Alex looked just as baffled as Tim was, but much more amused. He unclenched his fist and offered his hand.

Tim took it, poorly concealing his embarrassment with a weak smile. Alex had already seen the worst of Tim, many times—as Tim had of Alex as well, but for some reason it bothered Tim much more, exacerbating the feeling of grubbiness he had always had in staid Switzerland. Alex came from a rich family and worked in finance. He dressed well. Tonight was no exception.

And Tim knew he looked like soggy shit. “What are you doing here?” he asked, after an awkward pause made clear that Alex’s playful assault was supposed to count as his greeting. He focused his eyes on Alex’s face, for practice focusing his eyes, and relaxed slightly: Alex was drunk.

“Emily lives here.”

“What are you doing here?” Emily broke in. Tim hadn’t seen her there, and immediately felt bad about it. He was thankful that her greeting was rude, though; he didn’t want to have to give her the three Swiss kisses. He was pretty sure he smelled like throwup and teargas. And he didn’t like her.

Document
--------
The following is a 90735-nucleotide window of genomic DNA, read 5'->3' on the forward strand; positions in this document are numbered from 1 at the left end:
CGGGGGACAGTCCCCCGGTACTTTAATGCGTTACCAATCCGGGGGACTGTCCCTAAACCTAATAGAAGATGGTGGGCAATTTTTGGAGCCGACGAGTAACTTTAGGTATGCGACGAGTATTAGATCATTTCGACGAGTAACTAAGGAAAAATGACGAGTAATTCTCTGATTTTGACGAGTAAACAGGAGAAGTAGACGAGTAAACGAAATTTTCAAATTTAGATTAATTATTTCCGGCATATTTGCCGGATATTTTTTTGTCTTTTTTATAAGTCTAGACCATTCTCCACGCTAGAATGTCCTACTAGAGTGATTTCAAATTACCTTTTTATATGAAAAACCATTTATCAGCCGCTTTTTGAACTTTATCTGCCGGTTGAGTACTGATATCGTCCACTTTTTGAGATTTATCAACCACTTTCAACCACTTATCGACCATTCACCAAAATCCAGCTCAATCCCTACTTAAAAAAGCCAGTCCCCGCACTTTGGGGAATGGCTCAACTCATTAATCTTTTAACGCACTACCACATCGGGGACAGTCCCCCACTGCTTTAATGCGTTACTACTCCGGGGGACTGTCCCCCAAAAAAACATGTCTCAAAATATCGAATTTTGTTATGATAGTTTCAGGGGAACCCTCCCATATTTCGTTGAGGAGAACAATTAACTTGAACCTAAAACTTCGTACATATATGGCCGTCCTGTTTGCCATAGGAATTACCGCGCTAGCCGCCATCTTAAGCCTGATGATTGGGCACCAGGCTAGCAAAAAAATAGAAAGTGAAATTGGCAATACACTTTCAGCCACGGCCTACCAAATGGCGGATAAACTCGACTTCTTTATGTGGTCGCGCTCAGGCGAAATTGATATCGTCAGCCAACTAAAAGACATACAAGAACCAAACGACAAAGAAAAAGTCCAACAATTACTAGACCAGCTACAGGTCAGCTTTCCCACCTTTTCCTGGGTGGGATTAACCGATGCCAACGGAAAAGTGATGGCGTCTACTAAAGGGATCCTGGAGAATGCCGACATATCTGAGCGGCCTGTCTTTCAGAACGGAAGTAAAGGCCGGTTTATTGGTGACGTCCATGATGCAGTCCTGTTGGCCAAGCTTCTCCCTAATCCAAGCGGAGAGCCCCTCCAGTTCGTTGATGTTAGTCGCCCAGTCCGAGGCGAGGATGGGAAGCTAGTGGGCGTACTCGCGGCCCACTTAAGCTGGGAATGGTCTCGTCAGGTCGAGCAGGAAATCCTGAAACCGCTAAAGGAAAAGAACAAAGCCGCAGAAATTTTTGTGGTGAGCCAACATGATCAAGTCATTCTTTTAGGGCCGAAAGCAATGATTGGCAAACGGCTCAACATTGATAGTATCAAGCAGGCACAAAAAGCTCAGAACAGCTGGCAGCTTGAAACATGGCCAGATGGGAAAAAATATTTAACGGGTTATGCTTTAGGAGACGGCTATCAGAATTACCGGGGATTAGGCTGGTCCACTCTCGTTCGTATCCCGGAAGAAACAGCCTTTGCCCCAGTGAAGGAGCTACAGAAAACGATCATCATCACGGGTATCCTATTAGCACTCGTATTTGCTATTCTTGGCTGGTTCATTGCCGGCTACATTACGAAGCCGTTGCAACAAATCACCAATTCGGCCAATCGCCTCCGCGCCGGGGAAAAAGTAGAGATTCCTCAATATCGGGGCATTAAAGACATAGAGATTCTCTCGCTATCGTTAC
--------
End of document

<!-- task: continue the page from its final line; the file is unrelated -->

“I mean all of you.” She gestured down to where the plaza inexplicably and seamlessly became a trafficked intersection. The throng of people was dammed there by a police barricade, which concealed from view the wide alley further down where demonstrators were kettled, the alley from which Tim had just escaped—rather astonishingly, it occurred to him now.

Tim looked from the barricade to Emily to Alex, and back to Emily. His mouth tasted bad. “Hard to say,” he managed, un-shouldering his backpack to search for gum for the third time.